The Munich section of this disc features Quo’s contribution to the two-day Euro-Pop AZ-Musikfestival.  The band were the third act to perform and were scheduled to play between 7:15 and 7:35 pm.  Due to the twenty minute scheduled slot,  Franck entirely reasonably proposes that, “as short as it is, this is presumably the entire set.” 

The band begins with Junior’s Wailing, which opened the second side of Ma Kelly’s Greasy Spoon.  This song was written by Kieran White and Martin Pugh of the British blues-rock band Steamhammer and originally appeared on the band’s eponymous debut album in 1969, and it is characterized by Stroud it as, “simple, repetitive blues-rock anthem.”  It later appeared on both the Quo Live EP in 1975 and the Live! LP in 1977.  In XS All Areas Rossi recalls that the band’s new musical style grew out of several changes.  There was the failure to emulate the success of the singles Pictures Of Matchstick Men and (to a lesser extent) Ice In The Sun, together with the sacking of manager Pat Barlow and the hiring of Colin Johnson, which, “felt like wiping the slate clean and starting again.”  Additionally, the “Carnaby Street dandies” look was becoming “passé” at a time when, “everyone was now growing their hair long and wearing jeans and T-shirts…That’s when the whole idea of going back to basics first took a grip – both musically and image-wise.”  The band played “all sorts of different things” at soundchecks and Rossi relates that Lancaster introduced the band to Junior’s Wailing: “Alan had brought in this bluesy shuffle called ‘Junior’s Wailing’…that he suggested we do, an that kind of set the template for the new blues-rock sound we started to explore.”  “The band came out & put out – crunchy & rockin,” contends Franck and this gritty, muscular performance makes for a terrific start to the show.  

Following this effective beginning is the disc’s second performance of (April) Spring, Summer & Wednesdays, which is similar to the Beat-Club performance though with a little less heft.

The next song, Roadhouse Blues, is the opening track from The Doors’ fifth album Morrison Hotel, released in February 1970.  Quo played numerous gigs in Germany in 1970 and the Franck cites four shows in Bielefeld – two at the Studio X club on 14 May and 17 June (promoting Spare Parts) and two at British Army bases (in  support of Ma Kelly’s Greasy Spoon) on 18 and 24 September.  While in Bielefeld, at a time when the band were looking for a change of direction away from their original psychedelic pop style, Rick Parfitt and Francis Rossi visited a club which the former thinks was called “Studio M,” and first heard Roadhouse Blues.  The pair thought that the song, which clearly made an immediate impact on them, would be a worthwhile model for their own future material.  As Parfitt relates:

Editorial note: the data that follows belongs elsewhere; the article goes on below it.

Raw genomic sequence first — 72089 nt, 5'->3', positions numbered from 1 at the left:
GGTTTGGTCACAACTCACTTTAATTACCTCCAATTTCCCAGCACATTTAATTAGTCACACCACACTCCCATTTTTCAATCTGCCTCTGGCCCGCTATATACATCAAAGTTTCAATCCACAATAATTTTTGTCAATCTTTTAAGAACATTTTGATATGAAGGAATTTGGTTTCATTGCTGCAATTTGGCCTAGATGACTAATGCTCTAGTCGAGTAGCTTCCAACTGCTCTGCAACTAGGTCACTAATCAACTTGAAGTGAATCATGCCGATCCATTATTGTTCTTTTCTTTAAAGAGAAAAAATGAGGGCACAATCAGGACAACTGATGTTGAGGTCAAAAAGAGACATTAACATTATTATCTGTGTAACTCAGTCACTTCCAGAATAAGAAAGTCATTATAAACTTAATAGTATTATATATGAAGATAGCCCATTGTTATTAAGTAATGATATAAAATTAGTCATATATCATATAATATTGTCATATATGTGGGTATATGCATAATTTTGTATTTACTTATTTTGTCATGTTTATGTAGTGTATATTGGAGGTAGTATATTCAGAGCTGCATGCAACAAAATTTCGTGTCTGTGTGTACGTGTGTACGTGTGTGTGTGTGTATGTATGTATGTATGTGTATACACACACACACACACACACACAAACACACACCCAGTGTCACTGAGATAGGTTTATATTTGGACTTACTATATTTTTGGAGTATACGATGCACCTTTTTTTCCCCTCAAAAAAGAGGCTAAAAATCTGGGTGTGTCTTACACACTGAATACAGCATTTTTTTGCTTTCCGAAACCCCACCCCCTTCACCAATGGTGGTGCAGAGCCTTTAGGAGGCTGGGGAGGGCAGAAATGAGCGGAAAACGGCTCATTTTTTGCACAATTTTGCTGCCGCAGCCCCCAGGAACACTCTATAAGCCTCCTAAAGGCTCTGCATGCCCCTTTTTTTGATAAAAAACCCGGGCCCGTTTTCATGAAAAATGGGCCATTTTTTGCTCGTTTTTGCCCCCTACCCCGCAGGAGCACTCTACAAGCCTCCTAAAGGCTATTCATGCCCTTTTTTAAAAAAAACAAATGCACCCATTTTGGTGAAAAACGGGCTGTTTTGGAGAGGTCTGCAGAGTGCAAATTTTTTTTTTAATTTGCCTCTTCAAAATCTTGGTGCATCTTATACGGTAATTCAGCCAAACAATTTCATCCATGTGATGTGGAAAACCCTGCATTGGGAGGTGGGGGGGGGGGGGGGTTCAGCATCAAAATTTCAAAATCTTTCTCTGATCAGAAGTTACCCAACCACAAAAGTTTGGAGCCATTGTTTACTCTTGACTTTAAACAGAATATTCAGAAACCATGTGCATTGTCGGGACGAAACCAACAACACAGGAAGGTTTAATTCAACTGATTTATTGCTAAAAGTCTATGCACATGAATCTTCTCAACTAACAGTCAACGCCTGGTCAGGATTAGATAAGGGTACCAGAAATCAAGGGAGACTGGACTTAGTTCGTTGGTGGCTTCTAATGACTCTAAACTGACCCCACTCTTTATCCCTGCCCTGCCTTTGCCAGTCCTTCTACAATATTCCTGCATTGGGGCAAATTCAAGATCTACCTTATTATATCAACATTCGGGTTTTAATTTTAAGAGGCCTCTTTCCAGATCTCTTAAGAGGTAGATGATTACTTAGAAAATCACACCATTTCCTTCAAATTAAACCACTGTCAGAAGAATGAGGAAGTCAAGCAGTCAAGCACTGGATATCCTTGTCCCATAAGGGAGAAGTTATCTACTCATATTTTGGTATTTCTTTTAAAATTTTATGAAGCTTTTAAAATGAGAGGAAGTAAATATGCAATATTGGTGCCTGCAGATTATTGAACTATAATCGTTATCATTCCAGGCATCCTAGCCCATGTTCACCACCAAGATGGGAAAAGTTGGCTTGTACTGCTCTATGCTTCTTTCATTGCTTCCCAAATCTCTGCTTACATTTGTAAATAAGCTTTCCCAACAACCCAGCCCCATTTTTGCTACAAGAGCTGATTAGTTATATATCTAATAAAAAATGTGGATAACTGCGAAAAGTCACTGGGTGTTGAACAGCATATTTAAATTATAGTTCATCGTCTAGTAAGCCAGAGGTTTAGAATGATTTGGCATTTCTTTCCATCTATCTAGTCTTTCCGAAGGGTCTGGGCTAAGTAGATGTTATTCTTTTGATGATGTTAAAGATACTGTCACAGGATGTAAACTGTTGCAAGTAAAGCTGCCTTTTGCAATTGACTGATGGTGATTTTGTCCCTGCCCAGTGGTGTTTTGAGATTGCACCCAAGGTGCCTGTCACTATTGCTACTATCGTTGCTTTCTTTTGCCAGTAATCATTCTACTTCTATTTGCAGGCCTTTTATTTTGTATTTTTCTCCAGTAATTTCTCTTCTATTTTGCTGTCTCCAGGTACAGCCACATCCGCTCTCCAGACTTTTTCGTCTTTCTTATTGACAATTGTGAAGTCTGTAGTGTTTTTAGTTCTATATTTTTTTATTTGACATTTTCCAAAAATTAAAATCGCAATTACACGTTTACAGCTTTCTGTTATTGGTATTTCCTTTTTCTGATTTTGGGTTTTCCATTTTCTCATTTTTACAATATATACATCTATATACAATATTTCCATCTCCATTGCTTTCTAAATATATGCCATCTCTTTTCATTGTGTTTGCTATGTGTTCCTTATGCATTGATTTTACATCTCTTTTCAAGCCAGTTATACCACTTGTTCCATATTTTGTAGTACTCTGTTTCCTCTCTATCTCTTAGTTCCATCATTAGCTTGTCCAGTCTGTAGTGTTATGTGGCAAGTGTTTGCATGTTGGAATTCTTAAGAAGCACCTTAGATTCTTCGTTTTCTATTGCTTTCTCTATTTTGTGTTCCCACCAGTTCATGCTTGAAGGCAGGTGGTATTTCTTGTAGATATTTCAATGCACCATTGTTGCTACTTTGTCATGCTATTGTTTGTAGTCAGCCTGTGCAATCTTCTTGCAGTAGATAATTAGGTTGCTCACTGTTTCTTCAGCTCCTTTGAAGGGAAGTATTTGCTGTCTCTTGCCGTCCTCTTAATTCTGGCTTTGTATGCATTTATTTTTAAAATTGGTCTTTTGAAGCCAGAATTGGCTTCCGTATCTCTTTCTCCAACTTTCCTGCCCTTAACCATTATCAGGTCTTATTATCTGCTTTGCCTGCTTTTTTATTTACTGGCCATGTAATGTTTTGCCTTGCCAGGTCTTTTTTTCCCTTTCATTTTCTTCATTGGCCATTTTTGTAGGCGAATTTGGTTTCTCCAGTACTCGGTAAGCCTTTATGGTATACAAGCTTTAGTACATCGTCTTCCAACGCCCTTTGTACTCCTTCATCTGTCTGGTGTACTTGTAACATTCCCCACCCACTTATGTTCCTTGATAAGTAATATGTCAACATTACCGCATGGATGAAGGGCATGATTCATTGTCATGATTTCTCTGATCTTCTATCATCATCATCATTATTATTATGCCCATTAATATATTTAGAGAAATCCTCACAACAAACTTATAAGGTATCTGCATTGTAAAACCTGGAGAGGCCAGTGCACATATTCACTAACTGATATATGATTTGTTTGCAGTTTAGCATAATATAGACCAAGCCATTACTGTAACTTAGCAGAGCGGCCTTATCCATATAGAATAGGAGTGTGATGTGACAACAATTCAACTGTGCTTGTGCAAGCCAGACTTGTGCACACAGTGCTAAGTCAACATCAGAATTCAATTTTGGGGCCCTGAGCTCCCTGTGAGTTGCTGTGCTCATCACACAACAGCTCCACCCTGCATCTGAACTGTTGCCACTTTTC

“There was this couple on the dance floor and they were dancing so slinkily – and we looked at one another and thought we’ve got to do this song.  It immediately turned us on, the whole slinky feel of this 12-bar shuffle…That’s what really started the whole Quo boogie shuffle thing off in the early 70s.”

Rossi also notes the song’s importance, stating that he “wasn’t sure at first” about the new direction suggested by Junior’s Wailing, but that hearing Roadhouse Blues convinced him – “that’s when we thought, yeah, we’ll have some of that.”

In similar vein, Stroud argues that Roadhouse Blues, “was arguably the song that set the Quo juggernaut rolling.”  Given this, it is perhaps surprising that the band did not record the song at the time – despite the early live performances, a studio recording had to wait until their fifth album, 1972’s Piledriver.

The last number from Munich is another song which was instrumental to the band’s change of direction, Down The Dustpipe, written by Australian singer-songwriter Carl Groszman, a client of Valley Music who were at that time affiliated to Quo’s management.  The Status Quo version was released as a single in March 1970 and, in Francis Rossi’s words, “it was the first record to feature our soon-to-be trademark boogie shuffle.”  Stroud writes that it, “started Status Quo down a new path and effectively kick started their career at last…Utterly different from anything Quo had recorded previously, it was a jolly, bouncy tune with a country blues feel, and was the first record to feature the shuffle backing that would become synonymous with Quo as time went by.”  (Mean Girl, a further significant song contributing to the band’s change of style, which Stroud reckons, “might be the first actual real song that is totally recognisable as the Quo they would become,” would emerge in 1971 on their fourth album, Dog Of Two Head.)